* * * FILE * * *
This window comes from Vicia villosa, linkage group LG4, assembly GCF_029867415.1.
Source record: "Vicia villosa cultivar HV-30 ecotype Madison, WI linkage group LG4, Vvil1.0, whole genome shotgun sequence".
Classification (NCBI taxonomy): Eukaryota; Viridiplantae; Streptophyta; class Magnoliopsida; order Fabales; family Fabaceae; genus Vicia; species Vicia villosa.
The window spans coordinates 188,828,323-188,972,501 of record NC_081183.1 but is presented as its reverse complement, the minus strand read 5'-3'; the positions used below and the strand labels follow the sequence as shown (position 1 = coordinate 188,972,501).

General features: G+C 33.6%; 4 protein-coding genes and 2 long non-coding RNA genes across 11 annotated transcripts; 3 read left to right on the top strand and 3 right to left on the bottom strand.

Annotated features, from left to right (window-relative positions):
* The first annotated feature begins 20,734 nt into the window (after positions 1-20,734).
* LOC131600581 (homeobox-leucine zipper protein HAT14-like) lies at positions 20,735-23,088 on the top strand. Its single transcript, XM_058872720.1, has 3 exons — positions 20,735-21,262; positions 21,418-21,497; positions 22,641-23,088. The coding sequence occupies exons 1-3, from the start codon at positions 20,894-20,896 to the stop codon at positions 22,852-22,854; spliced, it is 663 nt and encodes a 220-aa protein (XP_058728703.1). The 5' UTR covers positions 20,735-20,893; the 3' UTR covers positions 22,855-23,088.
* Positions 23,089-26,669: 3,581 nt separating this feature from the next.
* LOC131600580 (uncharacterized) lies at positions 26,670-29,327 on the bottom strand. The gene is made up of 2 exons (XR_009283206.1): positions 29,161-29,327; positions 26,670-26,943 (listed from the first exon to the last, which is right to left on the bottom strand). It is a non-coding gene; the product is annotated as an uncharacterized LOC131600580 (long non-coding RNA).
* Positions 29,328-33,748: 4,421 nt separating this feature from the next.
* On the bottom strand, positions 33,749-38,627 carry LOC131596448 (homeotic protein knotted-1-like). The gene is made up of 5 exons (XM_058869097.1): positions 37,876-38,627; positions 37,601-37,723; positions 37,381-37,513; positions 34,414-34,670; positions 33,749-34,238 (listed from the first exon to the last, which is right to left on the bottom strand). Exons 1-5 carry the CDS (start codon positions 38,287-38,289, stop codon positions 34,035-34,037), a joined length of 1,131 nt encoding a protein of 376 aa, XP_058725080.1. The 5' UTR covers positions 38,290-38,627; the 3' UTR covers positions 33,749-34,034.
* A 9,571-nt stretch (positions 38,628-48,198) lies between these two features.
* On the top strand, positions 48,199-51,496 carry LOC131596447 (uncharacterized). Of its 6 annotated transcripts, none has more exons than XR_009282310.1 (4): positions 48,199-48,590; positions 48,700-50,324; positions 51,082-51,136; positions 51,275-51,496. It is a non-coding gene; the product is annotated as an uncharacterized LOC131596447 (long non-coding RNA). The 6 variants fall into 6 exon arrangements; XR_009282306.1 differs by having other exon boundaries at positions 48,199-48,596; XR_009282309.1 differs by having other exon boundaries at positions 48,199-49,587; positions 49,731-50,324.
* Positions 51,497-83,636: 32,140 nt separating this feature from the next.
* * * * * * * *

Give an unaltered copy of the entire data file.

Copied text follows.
This window comes from Vicia villosa, linkage group LG4, assembly GCF_029867415.1.
Source record: "Vicia villosa cultivar HV-30 ecotype Madison, WI linkage group LG4, Vvil1.0, whole genome shotgun sequence".
Classification (NCBI taxonomy): Eukaryota; Viridiplantae; Streptophyta; class Magnoliopsida; order Fabales; family Fabaceae; genus Vicia; species Vicia villosa.
The window spans coordinates 188,828,323-188,972,501 of record NC_081183.1 but is presented as its reverse complement, the minus strand read 5'-3'; the positions used below and the strand labels follow the sequence as shown (position 1 = coordinate 188,972,501).

General features: G+C 33.6%; 4 protein-coding genes and 2 long non-coding RNA genes across 11 annotated transcripts; 3 read left to right on the top strand and 3 right to left on the bottom strand.

Annotated features, from left to right (window-relative positions):
* The first annotated feature begins 20,734 nt into the window (after positions 1-20,734).
* LOC131600581 (homeobox-leucine zipper protein HAT14-like) lies at positions 20,735-23,088 on the top strand. Its single transcript, XM_058872720.1, has 3 exons — positions 20,735-21,262; positions 21,418-21,497; positions 22,641-23,088. The coding sequence occupies exons 1-3, from the start codon at positions 20,894-20,896 to the stop codon at positions 22,852-22,854; spliced, it is 663 nt and encodes a 220-aa protein (XP_058728703.1). The 5' UTR covers positions 20,735-20,893; the 3' UTR covers positions 22,855-23,088.
* Positions 23,089-26,669: 3,581 nt separating this feature from the next.
* LOC131600580 (uncharacterized) lies at positions 26,670-29,327 on the bottom strand. The gene is made up of 2 exons (XR_009283206.1): positions 29,161-29,327; positions 26,670-26,943 (listed from the first exon to the last, which is right to left on the bottom strand). It is a non-coding gene; the product is annotated as an uncharacterized LOC131600580 (long non-coding RNA).
* Positions 29,328-33,748: 4,421 nt separating this feature from the next.
* On the bottom strand, positions 33,749-38,627 carry LOC131596448 (homeotic protein knotted-1-like). The gene is made up of 5 exons (XM_058869097.1): positions 37,876-38,627; positions 37,601-37,723; positions 37,381-37,513; positions 34,414-34,670; positions 33,749-34,238 (listed from the first exon to the last, which is right to left on the bottom strand). Exons 1-5 carry the CDS (start codon positions 38,287-38,289, stop codon positions 34,035-34,037), a joined length of 1,131 nt encoding a protein of 376 aa, XP_058725080.1. The 5' UTR covers positions 38,290-38,627; the 3' UTR covers positions 33,749-34,034.
* A 9,571-nt stretch (positions 38,628-48,198) lies between these two features.
* On the top strand, positions 48,199-51,496 carry LOC131596447 (uncharacterized). Of its 6 annotated transcripts, none has more exons than XR_009282310.1 (4): positions 48,199-48,590; positions 48,700-50,324; positions 51,082-51,136; positions 51,275-51,496. It is a non-coding gene; the product is annotated as an uncharacterized LOC131596447 (long non-coding RNA). The 6 variants fall into 6 exon arrangements; XR_009282306.1 differs by having other exon boundaries at positions 48,199-48,596; XR_009282309.1 differs by having other exon boundaries at positions 48,199-49,587; positions 49,731-50,324.
* Positions 51,497-83,636: 32,140 nt separating this feature from the next.